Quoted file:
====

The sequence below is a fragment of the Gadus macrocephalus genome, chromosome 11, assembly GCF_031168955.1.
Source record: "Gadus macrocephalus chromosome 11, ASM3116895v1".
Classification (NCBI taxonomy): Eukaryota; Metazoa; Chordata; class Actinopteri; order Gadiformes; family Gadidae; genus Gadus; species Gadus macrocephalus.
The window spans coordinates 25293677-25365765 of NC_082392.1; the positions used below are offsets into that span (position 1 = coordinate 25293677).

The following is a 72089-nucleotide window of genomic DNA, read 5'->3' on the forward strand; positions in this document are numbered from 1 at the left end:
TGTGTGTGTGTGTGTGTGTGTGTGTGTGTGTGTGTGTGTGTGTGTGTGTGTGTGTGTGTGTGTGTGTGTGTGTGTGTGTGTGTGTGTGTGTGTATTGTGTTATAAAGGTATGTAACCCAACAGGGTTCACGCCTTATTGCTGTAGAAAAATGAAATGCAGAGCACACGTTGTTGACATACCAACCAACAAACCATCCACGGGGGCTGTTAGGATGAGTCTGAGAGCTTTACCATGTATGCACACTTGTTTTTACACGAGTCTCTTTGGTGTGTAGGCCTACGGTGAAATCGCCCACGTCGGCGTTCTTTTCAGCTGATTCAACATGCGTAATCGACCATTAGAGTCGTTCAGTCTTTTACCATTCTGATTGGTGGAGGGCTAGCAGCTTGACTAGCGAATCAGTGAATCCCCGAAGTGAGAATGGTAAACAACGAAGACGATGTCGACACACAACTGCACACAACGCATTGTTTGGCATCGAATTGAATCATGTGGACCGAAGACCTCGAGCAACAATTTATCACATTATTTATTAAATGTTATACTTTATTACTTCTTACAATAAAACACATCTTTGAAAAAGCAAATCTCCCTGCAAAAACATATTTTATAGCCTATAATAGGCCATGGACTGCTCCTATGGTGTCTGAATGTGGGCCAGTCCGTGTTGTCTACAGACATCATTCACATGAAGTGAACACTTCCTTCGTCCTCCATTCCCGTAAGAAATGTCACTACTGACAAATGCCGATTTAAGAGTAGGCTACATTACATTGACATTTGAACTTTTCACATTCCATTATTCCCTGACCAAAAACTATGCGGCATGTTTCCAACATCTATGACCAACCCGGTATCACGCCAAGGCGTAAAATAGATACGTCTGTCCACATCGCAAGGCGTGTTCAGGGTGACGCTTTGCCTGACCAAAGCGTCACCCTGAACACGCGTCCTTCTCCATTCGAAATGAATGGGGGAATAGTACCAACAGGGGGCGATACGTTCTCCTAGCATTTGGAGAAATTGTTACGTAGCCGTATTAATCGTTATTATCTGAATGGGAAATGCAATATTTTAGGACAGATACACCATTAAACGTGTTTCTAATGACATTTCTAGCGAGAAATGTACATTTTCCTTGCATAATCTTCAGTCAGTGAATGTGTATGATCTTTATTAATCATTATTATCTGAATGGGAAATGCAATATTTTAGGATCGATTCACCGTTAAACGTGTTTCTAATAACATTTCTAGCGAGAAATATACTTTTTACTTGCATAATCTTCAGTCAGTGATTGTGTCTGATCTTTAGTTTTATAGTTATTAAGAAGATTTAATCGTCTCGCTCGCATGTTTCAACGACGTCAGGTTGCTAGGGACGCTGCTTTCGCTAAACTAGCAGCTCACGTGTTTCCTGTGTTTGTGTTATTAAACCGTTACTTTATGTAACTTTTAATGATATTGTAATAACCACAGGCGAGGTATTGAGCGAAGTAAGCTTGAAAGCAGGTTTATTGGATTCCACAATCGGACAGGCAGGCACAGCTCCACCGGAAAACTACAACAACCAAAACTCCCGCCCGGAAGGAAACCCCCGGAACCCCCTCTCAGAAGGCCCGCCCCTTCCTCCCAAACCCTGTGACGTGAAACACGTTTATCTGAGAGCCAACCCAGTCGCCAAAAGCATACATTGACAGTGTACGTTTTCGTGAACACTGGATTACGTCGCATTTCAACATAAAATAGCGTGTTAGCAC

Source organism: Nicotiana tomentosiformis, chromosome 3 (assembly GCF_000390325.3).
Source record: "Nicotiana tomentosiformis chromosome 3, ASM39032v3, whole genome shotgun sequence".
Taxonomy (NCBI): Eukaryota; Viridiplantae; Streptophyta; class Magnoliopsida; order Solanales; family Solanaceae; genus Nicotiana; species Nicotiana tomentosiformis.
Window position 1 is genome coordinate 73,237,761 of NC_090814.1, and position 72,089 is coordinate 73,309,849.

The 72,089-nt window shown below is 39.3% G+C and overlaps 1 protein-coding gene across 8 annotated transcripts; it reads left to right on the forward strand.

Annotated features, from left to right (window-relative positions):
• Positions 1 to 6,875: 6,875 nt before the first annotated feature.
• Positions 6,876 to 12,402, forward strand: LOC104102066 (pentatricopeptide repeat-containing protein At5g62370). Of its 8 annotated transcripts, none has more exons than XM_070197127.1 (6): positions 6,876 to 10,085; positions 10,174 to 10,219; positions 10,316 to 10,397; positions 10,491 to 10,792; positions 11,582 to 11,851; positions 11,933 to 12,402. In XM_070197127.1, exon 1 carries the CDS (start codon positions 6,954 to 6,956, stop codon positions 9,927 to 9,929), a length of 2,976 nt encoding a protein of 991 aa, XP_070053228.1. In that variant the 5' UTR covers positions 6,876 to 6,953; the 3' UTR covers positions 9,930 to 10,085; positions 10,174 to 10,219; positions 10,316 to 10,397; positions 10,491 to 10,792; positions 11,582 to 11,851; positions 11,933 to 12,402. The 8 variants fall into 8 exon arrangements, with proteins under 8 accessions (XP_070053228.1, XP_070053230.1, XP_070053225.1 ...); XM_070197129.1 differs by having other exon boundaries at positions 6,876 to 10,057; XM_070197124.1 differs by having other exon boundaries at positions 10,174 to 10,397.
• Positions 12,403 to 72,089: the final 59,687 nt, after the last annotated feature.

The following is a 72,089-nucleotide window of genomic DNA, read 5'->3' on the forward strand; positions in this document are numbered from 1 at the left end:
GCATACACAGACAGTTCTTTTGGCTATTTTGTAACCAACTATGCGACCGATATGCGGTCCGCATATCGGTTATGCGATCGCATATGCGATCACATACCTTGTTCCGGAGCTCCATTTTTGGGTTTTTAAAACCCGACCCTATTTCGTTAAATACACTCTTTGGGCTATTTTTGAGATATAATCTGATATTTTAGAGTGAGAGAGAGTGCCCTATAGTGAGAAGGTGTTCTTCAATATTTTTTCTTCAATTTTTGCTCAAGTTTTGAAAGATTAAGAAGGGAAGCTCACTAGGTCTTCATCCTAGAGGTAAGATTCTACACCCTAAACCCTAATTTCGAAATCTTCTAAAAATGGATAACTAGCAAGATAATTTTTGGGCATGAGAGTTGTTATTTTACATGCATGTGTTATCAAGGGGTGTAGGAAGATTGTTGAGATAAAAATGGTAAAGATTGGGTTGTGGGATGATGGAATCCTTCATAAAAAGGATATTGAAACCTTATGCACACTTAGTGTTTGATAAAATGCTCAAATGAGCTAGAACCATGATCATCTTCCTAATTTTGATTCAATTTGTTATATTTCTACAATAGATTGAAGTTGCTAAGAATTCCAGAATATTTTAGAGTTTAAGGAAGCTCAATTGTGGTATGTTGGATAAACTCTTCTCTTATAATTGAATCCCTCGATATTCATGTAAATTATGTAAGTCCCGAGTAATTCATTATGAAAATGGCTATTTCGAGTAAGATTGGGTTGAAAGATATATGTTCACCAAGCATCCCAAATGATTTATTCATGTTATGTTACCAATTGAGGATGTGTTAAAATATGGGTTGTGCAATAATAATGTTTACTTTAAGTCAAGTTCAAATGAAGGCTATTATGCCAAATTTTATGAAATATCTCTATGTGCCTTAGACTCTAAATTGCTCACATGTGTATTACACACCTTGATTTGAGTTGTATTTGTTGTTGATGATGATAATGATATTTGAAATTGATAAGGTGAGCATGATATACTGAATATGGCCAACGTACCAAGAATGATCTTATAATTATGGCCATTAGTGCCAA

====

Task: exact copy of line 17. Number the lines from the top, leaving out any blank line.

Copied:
GCATACACAGACAGTTCTTTTGGCTATTTTGTAACCAACTATGCGACCGATATGCGGTCCGCATATCGGTTATGCGATCGCATATGCGATCACATACCTTGTTCCGGAGCTCCATTTTTGGGTTTTTAAAACCCGACCCTATTTCGTTAAATACACTCTTTGGGCTATTTTTGAGATATAATCTGATATTTTAGAGTGAGAGAGAGTGCCCTATAGTGAGAAGGTGTTCTTCAATATTTTTTCTTCAATTTTTGCTCAAGTTTTGAAAGATTAAGAAGGGAAGCTCACTAGGTCTTCATCCTAGAGGTAAGATTCTACACCCTAAACCCTAATTTCGAAATCTTCTAAAAATGGATAACTAGCAAGATAATTTTTGGGCATGAGAGTTGTTATTTTACATGCATGTGTTATCAAGGGGTGTAGGAAGATTGTTGAGATAAAAATGGTAAAGATTGGGTTGTGGGATGATGGAATCCTTCATAAAAAGGATATTGAAACCTTATGCACACTTAGTGTTTGATAAAATGCTCAAATGAGCTAGAACCATGATCATCTTCCTAATTTTGATTCAATTTGTTATATTTCTACAATAGATTGAAGTTGCTAAGAATTCCAGAATATTTTAGAGTTTAAGGAAGCTCAATTGTGGTATGTTGGATAAACTCTTCTCTTATAATTGAATCCCTCGATATTCATGTAAATTATGTAAGTCCCGAGTAATTCATTATGAAAATGGCTATTTCGAGTAAGATTGGGTTGAAAGATATATGTTCACCAAGCATCCCAAATGATTTATTCATGTTATGTTACCAATTGAGGATGTGTTAAAATATGGGTTGTGCAATAATAATGTTTACTTTAAGTCAAGTTCAAATGAAGGCTATTATGCCAAATTTTATGAAATATCTCTATGTGCCTTAGACTCTAAATTGCTCACATGTGTATTACACACCTTGATTTGAGTTGTATTTGTTGTTGATGATGATAATGATATTTGAAATTGATAAGGTGAGCATGATATACTGAATATGGCCAACGTACCAAGAATGATCTTATAATTATGGCCATTAGTGCCAA